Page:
The internet and sexual abuse

Editorial

REPORTS of child sexual abuse is becoming almost an everyday news.
Police are blaming the internet, saying it has given young people easier access to pornographic materials through their mobile devices
The changes introduced by the mobile phone are both good and bad.
The internet is now available to all who own a smart phone.
News, gossip, knowledge and porn are transmitted and received at the press of a button.
Facebook, Twitter, YouTube and other social networking sites offer old and young instant contact with each other and the world.
The internet is bursting at the seams with sex sites. There are many types of sex games, including cartoon sex games, 3D sex games, and virtual reality sex games where the viewer can indulge in sex with three or four imaginary characters. Some online games offer virtual simulation sex.
And this is happening across the world.
Research on the effects of pornography in developed countries is still rare, but available studies have found that pornography is global and can create unrealistic ideas about sex.
The Government in 2015 planned to put in place an internet filter to block access to pornographic websites.
This plan followed a report by Google Trend that Papua New Guinea was the “most pornography-obsessed country in the world”.  The report said despite the country having a population of fewer than eight million people at the time and a low rate of internet use, it had the greatest percentage of searches for the words “porn” and “pornography” compared with the nation’s total searches online.
It will be a tedious task to have the filter system in place, as it was to cost K2 million. The Censorship office wants to filter “the rubbish supplied free online which spoiled the mind-set of the young children of Papua New Guinea”.
Today what one person sees through the lenses of his or her mobile phone or digital camera is shared instantly with the rest of us who access the net.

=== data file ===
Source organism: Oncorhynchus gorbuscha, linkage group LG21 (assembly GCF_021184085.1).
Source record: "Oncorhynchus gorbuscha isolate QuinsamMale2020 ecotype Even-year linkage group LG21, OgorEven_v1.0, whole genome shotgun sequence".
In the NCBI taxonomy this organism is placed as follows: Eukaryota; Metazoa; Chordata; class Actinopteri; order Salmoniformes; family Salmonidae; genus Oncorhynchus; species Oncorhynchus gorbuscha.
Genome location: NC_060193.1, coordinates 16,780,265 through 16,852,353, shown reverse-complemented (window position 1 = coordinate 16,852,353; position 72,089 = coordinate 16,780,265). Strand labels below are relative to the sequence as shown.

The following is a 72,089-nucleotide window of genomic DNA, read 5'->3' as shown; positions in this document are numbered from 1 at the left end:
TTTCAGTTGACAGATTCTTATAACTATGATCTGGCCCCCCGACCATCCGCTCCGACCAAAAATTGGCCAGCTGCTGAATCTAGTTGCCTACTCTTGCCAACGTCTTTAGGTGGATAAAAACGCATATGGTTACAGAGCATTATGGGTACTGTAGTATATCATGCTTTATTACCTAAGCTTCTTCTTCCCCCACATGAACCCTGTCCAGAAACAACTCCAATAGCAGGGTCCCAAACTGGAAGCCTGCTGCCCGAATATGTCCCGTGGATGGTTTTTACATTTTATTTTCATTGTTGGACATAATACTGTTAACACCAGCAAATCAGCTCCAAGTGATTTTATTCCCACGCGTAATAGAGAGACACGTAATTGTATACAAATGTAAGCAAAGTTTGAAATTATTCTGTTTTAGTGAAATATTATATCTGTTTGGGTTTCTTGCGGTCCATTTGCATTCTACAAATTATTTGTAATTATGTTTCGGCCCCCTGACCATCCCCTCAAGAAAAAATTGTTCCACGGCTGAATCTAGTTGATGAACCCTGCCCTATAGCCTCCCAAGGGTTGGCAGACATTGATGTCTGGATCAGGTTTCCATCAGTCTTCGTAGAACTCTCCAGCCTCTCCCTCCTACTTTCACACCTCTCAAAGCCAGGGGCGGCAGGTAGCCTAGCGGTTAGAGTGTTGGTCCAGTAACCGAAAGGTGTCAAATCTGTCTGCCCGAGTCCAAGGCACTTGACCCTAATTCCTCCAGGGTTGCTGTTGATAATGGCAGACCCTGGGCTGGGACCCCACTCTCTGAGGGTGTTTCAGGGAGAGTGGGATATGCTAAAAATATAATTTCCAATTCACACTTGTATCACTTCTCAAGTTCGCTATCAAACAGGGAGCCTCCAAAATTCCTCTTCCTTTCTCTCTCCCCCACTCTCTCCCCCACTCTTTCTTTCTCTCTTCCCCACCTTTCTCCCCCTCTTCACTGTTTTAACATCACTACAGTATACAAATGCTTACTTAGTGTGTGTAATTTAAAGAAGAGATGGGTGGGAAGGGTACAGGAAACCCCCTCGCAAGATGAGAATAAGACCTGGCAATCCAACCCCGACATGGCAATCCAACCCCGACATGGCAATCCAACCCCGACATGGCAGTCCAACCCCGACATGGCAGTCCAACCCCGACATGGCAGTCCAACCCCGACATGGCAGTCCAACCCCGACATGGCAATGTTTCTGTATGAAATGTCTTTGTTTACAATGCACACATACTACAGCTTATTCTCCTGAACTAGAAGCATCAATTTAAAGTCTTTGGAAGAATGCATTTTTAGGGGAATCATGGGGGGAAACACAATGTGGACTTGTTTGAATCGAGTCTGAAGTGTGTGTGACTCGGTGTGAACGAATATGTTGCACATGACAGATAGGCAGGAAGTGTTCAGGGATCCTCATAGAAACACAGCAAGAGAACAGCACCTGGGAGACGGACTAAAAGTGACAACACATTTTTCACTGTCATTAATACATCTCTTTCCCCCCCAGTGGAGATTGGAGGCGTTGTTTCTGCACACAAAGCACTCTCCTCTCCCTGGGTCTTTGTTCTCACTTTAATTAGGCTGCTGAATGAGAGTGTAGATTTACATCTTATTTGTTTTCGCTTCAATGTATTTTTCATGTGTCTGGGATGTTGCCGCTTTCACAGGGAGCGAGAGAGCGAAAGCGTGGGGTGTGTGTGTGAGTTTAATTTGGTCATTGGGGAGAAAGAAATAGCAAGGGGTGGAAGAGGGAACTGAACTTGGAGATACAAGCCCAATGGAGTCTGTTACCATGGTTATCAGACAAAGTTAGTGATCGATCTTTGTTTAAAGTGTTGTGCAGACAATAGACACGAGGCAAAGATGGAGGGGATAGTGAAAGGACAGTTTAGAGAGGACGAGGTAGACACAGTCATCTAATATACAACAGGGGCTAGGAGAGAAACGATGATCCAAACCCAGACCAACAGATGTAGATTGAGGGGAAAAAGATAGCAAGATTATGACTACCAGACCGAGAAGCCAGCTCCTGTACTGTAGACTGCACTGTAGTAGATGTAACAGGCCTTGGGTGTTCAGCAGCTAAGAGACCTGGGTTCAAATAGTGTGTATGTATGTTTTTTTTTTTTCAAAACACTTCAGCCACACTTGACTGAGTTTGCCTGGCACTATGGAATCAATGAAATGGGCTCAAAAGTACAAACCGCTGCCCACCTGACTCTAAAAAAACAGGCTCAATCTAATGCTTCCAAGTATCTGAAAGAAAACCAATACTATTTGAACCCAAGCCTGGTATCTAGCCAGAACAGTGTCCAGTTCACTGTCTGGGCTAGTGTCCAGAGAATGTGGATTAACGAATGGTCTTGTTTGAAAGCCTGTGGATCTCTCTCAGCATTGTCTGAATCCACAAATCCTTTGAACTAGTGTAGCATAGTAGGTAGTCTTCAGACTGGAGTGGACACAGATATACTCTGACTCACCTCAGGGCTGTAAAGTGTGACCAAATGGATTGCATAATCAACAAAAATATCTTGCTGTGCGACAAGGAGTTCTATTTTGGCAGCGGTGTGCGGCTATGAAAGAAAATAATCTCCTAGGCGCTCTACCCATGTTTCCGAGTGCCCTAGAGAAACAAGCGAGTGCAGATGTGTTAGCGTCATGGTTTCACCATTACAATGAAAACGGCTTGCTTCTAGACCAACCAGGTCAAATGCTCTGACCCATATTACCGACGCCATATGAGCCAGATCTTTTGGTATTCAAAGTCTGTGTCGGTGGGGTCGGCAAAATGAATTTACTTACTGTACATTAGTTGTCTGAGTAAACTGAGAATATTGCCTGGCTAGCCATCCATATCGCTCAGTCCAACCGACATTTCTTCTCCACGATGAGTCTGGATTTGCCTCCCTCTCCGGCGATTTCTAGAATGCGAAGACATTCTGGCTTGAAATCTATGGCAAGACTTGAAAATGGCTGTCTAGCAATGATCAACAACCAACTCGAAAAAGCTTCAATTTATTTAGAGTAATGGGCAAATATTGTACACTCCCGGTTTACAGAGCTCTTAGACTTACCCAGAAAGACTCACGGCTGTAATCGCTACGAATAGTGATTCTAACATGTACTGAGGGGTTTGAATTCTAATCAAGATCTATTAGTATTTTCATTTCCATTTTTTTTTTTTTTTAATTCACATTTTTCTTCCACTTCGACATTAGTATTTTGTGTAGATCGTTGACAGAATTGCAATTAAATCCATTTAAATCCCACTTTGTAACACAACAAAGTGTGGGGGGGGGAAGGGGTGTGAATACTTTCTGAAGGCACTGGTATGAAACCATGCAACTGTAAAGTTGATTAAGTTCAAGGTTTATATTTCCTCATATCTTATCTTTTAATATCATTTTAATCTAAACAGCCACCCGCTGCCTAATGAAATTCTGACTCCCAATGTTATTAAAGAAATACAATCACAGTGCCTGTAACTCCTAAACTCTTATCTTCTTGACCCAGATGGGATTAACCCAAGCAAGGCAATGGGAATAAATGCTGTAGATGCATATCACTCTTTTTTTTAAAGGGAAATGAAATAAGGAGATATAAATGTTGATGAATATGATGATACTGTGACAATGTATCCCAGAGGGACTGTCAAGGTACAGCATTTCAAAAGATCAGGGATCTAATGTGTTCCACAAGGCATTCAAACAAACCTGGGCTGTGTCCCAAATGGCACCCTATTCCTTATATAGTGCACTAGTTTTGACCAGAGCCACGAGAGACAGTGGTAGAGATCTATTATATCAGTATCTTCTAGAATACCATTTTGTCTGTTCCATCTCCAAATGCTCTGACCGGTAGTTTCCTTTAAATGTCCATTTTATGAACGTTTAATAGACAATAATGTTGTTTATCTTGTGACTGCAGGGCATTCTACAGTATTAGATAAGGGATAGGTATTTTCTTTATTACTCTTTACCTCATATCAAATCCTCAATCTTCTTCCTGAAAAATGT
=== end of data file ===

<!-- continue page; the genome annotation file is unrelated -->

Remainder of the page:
Out will go concerns about decency, morality and innocence. And that is how it is going to be for the future.
Legislation in PNG, for instance, is way behind some of these developments.
It has been observed that the Government, swept by IT globalisation, never really had the chance to weigh out the advantages or disadvantages – and
even educate and provide guidance.
More and more of what we today consider science fiction might be lived within the lifetime of today’s teenagers.
At this point, though, technology threatens to penetrate some of our lives to the brink of being too much.
Worldwide, concerns are already rising because the lack of sex education in schools and colleges – coupled with a society where talking about sex is taboo, children’s only avenue to satisfying sexual curiosities becomes porn.
And this problem in PNG is not only for the police and judiciary to address but communities and concerned non-governmental organisations and churches to support and raise awareness and public moral education.
There is nothing secretive about the problem of sexual abuse, it is vast and is not isolated to developing countries.
The proposers of internet filtering will need to be more s practical and look more towards global developments before drawing up plans for the nation.

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